Barnet’s Council could face legal action for “unlawful religious discrimination,” lawyers acting for an Islamic center in Golders Green have said.

Lawyers representing the Markaz El Tathgheef el-Eslami (the Markaz), a Shia Muslim community based at Golders Green Racecourse, wrote to the Conservative-led Council last week warning of a possible legal action over the processing a planning request to change the use of the building from a church to a “place of worship”. The letter, sent to the Barnet Council’s planning department, claimed his conduct violated the Equality Act 2010.

It was sent just days before the publication of a larger independent study on anti-Muslim discrimination in the Conservative Party, led by Professor Swaran Singh, which drew attention to the prevalence of Islamophobia. within the party at the local level.

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The release of the Singh report is likely to increase the scrutiny of Barnet’s Conservative-led Council over its inexplicable delays in resolving such a simple request.

“At every turn,” however, “the council has obscured, delayed the process and made demands on the Markaz that it did not address to the previous owners, the El-Shaddai Church,” the lawyers wrote. It is “inconceivable,” they argued, “that such requests would have been made if the request had been made by a different faith community.[…]. The Markaz has been treated differently because it is a Muslim institution and has unfortunately been the target of unprecedented levels of objection. “

A spokesperson for Barnet Council said: “We are proud of the strong religious communities that inhabit Barnet and we all support in a culture of harmony and respect. The board worked closely with the applicant throughout the planning process. Planning requests are always assessed fairly and on their individual merits, and our planning team is currently reviewing this request before it goes to committee. It is not possible for us to comment in detail on a planning request on-line, but we are aware of the concerns raised by the requester. We are in the process of reviewing the issues they raised and will work with the candidate to resolve them. “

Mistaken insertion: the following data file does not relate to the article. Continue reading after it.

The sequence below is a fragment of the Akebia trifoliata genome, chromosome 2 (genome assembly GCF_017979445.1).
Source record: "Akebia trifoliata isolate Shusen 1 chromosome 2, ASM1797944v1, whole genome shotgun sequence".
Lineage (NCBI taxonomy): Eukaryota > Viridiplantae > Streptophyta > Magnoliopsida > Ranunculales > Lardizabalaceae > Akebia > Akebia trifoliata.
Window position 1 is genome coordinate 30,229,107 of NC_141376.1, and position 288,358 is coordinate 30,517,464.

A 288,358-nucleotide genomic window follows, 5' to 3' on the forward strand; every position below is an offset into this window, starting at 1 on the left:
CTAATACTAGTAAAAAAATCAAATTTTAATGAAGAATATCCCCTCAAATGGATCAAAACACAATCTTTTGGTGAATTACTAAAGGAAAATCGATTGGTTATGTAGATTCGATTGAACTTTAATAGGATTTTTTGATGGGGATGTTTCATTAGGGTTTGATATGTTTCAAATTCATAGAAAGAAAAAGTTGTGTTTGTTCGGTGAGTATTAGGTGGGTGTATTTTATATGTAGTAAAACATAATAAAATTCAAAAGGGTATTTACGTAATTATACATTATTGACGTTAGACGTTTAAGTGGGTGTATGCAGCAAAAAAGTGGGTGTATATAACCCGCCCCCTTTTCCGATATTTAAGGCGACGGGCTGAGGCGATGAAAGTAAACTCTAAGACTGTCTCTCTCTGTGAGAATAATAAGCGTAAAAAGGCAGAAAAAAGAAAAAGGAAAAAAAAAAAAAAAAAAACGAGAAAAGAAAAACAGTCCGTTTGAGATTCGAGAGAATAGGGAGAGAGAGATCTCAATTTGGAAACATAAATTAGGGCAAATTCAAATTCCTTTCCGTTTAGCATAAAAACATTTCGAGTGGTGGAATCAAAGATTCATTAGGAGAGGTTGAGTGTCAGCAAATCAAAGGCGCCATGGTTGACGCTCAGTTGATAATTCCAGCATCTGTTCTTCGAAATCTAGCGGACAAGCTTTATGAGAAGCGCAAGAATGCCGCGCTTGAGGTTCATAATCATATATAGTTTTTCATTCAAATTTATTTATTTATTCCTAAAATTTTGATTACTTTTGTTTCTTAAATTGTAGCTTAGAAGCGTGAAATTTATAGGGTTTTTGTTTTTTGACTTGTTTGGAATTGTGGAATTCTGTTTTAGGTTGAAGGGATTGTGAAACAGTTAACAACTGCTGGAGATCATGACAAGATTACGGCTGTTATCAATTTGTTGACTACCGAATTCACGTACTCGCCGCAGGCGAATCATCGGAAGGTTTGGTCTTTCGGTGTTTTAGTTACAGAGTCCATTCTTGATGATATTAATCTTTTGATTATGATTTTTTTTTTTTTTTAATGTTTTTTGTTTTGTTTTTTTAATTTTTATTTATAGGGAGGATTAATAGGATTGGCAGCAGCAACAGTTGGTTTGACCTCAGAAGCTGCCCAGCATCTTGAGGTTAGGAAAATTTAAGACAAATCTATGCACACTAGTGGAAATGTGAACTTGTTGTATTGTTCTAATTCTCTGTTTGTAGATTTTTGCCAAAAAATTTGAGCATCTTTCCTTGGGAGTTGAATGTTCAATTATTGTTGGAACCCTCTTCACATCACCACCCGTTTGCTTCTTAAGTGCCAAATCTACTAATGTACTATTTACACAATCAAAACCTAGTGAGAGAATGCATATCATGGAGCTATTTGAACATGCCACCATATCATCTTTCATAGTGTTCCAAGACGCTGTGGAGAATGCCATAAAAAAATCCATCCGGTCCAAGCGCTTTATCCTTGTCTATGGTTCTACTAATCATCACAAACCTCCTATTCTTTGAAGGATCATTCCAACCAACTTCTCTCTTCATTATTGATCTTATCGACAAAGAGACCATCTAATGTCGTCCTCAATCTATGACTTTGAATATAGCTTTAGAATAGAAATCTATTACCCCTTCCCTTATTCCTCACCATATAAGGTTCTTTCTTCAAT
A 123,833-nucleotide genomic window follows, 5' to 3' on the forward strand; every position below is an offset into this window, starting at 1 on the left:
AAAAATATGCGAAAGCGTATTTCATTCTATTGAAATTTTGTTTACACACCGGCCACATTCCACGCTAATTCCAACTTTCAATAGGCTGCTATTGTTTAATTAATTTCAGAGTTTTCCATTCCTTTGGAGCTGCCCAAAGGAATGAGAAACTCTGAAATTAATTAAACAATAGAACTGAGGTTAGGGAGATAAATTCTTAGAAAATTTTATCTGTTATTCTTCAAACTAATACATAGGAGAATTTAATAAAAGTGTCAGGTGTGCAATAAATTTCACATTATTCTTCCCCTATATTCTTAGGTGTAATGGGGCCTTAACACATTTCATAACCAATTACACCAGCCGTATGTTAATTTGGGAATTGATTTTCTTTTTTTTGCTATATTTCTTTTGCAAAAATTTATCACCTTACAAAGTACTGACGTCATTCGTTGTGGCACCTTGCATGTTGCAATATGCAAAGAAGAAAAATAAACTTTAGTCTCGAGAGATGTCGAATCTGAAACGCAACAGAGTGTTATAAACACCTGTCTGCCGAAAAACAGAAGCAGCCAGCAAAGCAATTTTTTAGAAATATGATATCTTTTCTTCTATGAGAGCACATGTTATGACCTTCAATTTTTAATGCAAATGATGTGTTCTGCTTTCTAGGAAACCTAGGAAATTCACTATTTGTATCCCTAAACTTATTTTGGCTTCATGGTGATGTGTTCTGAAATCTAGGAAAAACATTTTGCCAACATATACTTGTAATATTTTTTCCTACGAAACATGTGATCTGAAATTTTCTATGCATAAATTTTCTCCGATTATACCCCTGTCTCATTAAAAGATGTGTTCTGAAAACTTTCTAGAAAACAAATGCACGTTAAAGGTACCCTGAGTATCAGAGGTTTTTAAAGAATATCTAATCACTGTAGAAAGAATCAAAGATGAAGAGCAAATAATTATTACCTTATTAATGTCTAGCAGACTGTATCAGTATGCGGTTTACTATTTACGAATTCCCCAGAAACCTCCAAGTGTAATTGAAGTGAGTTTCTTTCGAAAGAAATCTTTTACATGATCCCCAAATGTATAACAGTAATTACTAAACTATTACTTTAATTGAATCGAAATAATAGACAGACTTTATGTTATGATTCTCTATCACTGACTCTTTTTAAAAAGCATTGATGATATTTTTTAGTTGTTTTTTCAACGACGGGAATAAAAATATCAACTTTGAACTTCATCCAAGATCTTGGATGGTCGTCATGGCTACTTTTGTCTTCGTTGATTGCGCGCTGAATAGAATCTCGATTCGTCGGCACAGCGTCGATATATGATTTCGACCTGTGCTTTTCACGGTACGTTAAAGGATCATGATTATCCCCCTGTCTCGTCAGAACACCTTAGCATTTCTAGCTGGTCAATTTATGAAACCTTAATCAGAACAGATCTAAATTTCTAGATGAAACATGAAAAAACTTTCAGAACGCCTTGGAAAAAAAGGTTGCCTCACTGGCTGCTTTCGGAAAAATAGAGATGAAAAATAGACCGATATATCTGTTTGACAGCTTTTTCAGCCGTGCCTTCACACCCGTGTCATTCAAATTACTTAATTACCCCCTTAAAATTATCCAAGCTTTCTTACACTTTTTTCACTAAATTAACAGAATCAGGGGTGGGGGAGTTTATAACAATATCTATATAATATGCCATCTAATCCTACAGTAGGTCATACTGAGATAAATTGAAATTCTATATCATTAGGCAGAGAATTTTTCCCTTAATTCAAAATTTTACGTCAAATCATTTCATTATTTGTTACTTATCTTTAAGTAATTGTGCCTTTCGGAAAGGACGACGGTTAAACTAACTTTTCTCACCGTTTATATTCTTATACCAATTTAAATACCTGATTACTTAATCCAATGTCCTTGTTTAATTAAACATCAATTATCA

The council has been accused of making a number of unreasonable demands on the center – such as requiring it to fund expensive parking programs – that it failed to address to previous occupants. “The council’s actions appear to be a deliberate attempt to delay and ultimately ‘make the problem go away’ by discouraging enforcement,” his lawyers say. “There is no good reason why such a simple procedure should have taken so long to resolve.

The Markaz, a community made up largely of Iraqi Shia refugees who fled Saddam Hussein’s regime and which has been based in the London Borough of Barnet since the 1990s, bought the racetrack and moved there in 2017.

The building, which historically housed the BBC Concert Orchestra, had been used as a church since 2007.

In November 2019, however, the Council issued a formal notice alleging that the Markaz was in breach of the conditions of use of the building.

In response, the Markaz requested a change in the use of the building, which should have been a straightforward procedure, as it did not involve any construction work or substantive operational change.

A spokesperson for local residents said: “This is a complex planning application that would see a significant increase in the use of the racetrack with up to 3,000 participants between 8:00 am and 11:30 pm, 365 days a year. year. As we have already seen, the impact on the local environment, especially traffic and parking, would be immense. Barnet’s planning officials have treated this request with delicacy and I am sure that they and the Barnet planning committee will continue to focus only on relevant planning issues rather than being swayed by threats from Markaz litigation ”.

The planning application has been supported in the past by some Jewish organizations.

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